Depression nearly tripled in Japan over last decade

WKC public health forum

Since 1999, rates of depression have risen 2.5-fold in Japan. Suicide has also increased, according to Dr Norito Kawakami, Professor, University of Tokyo Graduate School of Medicine who presented a lecture on social inequality in mental health at a WKC public forum on Friday.

Part of the rise is clearly attributable to socioeconomic factors. Dr Kawakami noted that depression is a condition that is particularly vulnerable to economic inequity. For example, stress is 1.5 times more likely to affect those in the lowest income quartile and in Japan this association is stronger in urban areas and among men. In particular, suicide and stress were associated with overwhelming debt burden and unemployment. Nonetheless, the economic burden on mental health remained considerably less than in the United States. Other factors such as employment status, occupational type, and the effect of parental socioeconomic status on children were also presented.

The past five years have seen rising interest in the subject of social stratification (for example, employment status, occupational type) and health inequity in Japan. Dr Kawakami and the Japanese Society for Public Health are calling for a range of responses, not only in the health and economic arenas but also in terms of social capital. A promising example was the traditional “mujinko” (community groups) where elderly citizens get together and form social networks. These types of groups are still found in Yamanashi Prefecture, where research shows that elderly functional capacity is strongly correlated with high levels of participation in these groups.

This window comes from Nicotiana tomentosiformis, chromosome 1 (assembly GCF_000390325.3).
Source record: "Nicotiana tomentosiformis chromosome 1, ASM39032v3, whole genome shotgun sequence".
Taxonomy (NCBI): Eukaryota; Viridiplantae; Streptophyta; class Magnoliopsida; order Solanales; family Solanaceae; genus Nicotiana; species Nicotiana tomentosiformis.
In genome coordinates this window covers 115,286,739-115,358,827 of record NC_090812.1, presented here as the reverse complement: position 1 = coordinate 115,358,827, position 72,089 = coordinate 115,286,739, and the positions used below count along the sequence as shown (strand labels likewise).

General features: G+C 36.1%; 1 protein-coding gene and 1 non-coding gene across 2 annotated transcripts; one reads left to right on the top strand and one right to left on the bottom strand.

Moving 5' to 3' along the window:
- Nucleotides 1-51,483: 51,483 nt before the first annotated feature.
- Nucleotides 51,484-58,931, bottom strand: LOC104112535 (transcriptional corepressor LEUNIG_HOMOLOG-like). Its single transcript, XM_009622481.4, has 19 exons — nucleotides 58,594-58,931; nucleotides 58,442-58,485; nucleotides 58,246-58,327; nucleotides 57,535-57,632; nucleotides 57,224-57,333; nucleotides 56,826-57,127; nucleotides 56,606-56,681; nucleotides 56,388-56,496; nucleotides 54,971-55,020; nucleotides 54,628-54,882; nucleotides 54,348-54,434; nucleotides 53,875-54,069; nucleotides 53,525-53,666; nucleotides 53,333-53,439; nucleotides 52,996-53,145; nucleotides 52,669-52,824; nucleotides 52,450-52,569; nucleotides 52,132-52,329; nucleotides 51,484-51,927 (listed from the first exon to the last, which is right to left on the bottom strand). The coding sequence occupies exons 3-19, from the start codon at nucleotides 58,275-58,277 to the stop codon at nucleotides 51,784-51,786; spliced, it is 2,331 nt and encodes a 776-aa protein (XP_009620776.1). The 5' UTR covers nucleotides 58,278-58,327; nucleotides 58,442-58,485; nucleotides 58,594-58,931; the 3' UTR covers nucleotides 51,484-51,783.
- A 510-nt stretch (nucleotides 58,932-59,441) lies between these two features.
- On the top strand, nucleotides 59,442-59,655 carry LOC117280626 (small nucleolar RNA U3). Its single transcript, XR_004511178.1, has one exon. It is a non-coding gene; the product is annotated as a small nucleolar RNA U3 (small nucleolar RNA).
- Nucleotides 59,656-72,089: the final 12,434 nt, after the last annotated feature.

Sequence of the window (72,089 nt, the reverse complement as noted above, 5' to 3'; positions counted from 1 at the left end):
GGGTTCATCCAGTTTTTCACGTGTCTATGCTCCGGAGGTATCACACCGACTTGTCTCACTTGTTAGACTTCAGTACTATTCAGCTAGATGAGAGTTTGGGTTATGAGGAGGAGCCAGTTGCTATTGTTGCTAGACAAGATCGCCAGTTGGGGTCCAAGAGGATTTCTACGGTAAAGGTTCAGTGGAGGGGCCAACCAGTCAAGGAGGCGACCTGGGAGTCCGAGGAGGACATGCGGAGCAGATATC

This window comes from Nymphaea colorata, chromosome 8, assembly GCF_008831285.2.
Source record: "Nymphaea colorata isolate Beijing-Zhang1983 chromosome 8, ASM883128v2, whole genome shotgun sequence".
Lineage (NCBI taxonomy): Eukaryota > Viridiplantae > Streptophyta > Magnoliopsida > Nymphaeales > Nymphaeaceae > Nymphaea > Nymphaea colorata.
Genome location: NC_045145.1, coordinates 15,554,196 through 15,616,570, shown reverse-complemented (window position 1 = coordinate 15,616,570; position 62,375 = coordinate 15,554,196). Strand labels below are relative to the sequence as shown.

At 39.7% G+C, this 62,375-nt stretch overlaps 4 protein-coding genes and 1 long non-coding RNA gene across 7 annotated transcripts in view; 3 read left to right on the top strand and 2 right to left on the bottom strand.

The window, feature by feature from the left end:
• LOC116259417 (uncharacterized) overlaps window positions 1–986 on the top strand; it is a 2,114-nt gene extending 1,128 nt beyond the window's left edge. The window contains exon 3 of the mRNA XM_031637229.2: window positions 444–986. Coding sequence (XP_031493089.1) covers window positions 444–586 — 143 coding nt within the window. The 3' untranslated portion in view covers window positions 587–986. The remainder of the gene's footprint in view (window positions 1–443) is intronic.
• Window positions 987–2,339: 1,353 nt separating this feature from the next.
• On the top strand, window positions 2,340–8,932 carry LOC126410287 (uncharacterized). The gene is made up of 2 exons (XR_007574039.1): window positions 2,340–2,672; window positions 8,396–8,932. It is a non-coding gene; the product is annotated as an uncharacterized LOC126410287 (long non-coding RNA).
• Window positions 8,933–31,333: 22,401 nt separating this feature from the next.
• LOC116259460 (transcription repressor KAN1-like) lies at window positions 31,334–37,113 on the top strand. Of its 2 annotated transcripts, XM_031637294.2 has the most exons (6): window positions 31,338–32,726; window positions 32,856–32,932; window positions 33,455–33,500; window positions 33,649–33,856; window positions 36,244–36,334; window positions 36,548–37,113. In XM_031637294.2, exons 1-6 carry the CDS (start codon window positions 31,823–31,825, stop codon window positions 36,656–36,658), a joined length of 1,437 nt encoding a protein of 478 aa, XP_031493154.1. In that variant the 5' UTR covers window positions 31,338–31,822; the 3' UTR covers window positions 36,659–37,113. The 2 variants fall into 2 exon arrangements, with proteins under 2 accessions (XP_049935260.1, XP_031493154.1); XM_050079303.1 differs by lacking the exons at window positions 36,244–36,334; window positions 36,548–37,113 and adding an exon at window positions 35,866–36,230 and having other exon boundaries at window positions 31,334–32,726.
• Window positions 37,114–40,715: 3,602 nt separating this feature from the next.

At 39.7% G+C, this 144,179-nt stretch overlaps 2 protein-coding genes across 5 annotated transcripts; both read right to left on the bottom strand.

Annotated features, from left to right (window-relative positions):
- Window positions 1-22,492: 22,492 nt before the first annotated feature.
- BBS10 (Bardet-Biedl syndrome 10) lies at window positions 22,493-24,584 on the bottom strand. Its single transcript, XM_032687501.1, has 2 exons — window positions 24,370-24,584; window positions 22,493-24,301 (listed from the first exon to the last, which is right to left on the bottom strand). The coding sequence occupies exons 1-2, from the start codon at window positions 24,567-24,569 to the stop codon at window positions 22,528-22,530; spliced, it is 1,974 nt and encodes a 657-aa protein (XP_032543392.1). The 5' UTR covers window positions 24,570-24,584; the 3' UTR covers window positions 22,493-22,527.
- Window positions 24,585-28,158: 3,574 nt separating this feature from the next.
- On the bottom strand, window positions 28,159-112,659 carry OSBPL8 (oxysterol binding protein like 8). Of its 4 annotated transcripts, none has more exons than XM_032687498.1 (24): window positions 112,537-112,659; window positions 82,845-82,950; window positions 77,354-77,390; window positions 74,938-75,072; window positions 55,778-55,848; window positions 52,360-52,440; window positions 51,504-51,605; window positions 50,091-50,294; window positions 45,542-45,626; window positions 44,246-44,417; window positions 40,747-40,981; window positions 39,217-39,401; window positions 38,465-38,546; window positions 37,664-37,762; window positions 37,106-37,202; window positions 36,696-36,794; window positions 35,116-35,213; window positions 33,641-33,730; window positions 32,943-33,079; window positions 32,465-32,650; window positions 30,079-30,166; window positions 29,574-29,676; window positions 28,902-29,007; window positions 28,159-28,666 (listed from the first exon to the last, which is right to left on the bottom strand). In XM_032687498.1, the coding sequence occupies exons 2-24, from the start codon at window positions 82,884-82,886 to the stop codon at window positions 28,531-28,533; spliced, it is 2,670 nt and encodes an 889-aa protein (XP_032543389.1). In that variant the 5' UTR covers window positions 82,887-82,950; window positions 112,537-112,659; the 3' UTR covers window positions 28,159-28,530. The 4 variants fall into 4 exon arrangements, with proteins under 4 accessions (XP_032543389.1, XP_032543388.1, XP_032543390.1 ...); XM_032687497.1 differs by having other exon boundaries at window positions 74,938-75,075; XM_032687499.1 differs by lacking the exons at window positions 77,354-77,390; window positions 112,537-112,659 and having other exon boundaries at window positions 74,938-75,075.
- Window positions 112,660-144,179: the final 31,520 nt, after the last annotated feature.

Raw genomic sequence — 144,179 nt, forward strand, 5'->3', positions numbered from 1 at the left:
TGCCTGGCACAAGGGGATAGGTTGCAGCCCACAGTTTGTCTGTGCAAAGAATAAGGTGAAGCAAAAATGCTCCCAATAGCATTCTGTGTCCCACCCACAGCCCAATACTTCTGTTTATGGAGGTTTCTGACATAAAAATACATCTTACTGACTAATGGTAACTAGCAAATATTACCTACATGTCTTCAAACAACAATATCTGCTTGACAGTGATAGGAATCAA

Dr Kawakami emphasized the importance of an interdisciplinary approach involving the social and health sciences in order to better understand and develop countermeasures for the impact of social stratification on mental and physical health.

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